Like a lot of folks I was dumbfounded by the results of the Election. I was terrified and angry and thinking about what's next, how can I help? What can be done? I've never been much of a activist but I am a strong supporter of equality. For the last 8 years I have been confident in our leadership so it was easy to let it ride. Obviously things took a quick turn on November 8th 2016. After the election I participated in the Women's March in San Francisco and was impressed by the number of people that had come out despite some miserable weather. I was proud to see so many people taking action. I've only lived in San Francisco for a little while and this is the first major event I have experienced as a Bay Area Californian. The next protest I went to was at SFO in response to the Muslim ban. I didn't bring a proper camera and was regretting it as I moved through the crowd and experienced the amazingly diverse group that organized and focused on helping each other do this thing. It was very moving and I kinda lost it a few times. I feel strongly about equality of all kinds and I work at being thoughtful about how I can affect my community positively. At that protest at SFO I realized that photography might be my best tool to contribute to the activism that is happening now and will happen in the future. I decided to make photos that focus on the individuals that are out there fighting. I'm trying to emphasize the diversity of Northern California and also make a document that I hope will be interesting in the future. It's my thinking that people who are mad or scared of various groups don't have much direct or personal interaction with people of these groups and I would like to think that looking at individuals can help. But most importantly, I want these images to inspire other people to get out there and continue to fight and continue to persuade people to be compassionate. 


A big thank you to The Fader who supported the making of this project and published the work. I'm ever grateful to The Fader for encouraging the pursuit of this project and sharing it with their audience. Here is a link to the story


I'm fighting changes that would affect my life in a negative way. I kinda thought my hell-raising days were over back in the '70s, but I guess not. Here I am again.


[I'm protecting] my sisters around the world, their right to the same human rights that we enjoy here.


As a young Brown teenager coming from an urban community I am resisting the inequalities that my community has faced. Things like white supremacy to racism to xenophobia to racial profiling. It's just discrimination based on our skin and how we speak and how we look.

I am protecting the vulnerable dreams that most of still have. The little sparkle of hope that some of us still have inside of us, from those that are already been here for a lot of time, already saw a lot of stuff and just little by little given up, but there's always that little drop of hope inside of you.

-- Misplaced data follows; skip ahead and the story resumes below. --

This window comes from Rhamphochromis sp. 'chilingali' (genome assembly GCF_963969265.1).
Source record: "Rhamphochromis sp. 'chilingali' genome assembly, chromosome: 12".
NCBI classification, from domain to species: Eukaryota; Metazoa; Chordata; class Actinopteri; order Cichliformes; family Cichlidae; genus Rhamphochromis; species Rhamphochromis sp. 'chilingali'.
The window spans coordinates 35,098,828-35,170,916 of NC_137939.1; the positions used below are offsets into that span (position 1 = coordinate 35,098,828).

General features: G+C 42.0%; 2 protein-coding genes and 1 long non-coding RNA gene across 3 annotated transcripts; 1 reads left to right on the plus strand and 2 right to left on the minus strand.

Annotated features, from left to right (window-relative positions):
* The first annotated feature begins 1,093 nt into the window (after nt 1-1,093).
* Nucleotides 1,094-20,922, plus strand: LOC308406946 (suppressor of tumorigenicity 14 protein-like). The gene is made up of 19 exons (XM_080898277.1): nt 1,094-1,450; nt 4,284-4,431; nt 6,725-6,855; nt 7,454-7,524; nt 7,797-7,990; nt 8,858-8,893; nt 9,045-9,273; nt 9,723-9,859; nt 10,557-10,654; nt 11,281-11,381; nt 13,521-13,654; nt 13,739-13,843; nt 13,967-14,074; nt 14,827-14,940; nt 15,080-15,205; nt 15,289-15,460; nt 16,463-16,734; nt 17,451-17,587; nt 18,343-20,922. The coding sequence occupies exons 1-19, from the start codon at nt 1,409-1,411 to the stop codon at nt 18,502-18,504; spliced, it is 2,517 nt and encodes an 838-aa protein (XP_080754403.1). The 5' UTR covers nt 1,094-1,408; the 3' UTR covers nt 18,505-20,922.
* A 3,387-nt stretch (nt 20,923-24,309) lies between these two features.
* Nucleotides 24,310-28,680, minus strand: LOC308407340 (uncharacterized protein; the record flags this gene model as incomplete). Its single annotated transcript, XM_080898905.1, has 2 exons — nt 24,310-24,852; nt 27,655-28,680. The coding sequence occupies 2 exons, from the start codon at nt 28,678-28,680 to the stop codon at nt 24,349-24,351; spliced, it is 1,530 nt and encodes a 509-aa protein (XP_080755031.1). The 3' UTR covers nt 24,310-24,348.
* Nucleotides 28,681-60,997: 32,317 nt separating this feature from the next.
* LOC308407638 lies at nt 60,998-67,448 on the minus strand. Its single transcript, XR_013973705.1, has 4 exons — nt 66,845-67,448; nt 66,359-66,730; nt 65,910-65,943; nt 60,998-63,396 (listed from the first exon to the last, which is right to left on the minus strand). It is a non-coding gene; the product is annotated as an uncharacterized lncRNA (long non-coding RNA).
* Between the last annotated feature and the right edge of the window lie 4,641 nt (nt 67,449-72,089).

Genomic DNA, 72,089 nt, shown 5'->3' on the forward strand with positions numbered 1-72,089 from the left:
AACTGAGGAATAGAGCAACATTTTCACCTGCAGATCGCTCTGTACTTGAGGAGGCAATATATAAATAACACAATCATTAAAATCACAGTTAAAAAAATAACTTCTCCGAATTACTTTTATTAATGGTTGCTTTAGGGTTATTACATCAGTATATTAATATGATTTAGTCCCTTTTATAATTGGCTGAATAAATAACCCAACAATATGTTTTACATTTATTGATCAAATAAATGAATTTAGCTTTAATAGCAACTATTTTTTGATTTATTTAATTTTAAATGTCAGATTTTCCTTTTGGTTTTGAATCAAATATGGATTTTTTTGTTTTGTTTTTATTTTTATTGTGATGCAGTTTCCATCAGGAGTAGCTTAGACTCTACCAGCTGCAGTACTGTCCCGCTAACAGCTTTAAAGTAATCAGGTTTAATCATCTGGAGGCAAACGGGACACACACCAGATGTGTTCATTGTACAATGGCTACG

As a queer person of color who has always been marginalized, I think it is important to stand up and give a face and voice to folks who are being discriminated in similar ways. I think representation is a huge factor, which influences folks to stand up for what is right and to think outside of the norms that have been put upon us as people living in the land of opportunity, free will, dreams.


I'm resisting white supremacy and cishetero-patriarchy, resisting violence against trans people and specifically trans women and femmes of color. We've had seven trans women murdered so far this year and probably more.


I'm resisting Donald Trump and his whole apparatus of oppression. I'm protecting the social gains we've been able to achieve since the 1960s.


I'm just trying to resist the "them versus us" mentality and the denigration of empathy between people.

I'm resisting the legitimacy of this presidency and administration. I'm resisting everything that has happened since his inauguration to potentially destroy this democracy.

[I'm] protecting the right to come out here and speak and protest and the right for others to be here and have a safe place. This country has been that for many people but not for all people.


I'm resisting all the hate that has come about through the Trump campaign. He provided a license for hatred to manifest in this country. Hatred on so many different levels... hatred against women, hatred against people of color, hatred against the immigrants. Hatred against the environment.


As a queer black woman in America, I am resisting multiple threats to my intersectional identity and all of my friends and family who are also under attack under this new regime. I'm resisting privatization in the public schools. As a graduate student UC Berkeley, I feel that our education system could potentially crumble under this administration unless we resist. I am resisting mass deportation and incarceration. I am resisting anti-blackness, Islamophobia. I am resisting transphobia and the erosion of women's rights as well as queer rights. I am resisting the lack of hope that I think has come with this administration and the election.

I am protecting home first. That's heavy to unpack, but home being my community, the spaces that I occupy, the people that I love, chosen and kin family, so I am actively protecting the things that I cherish.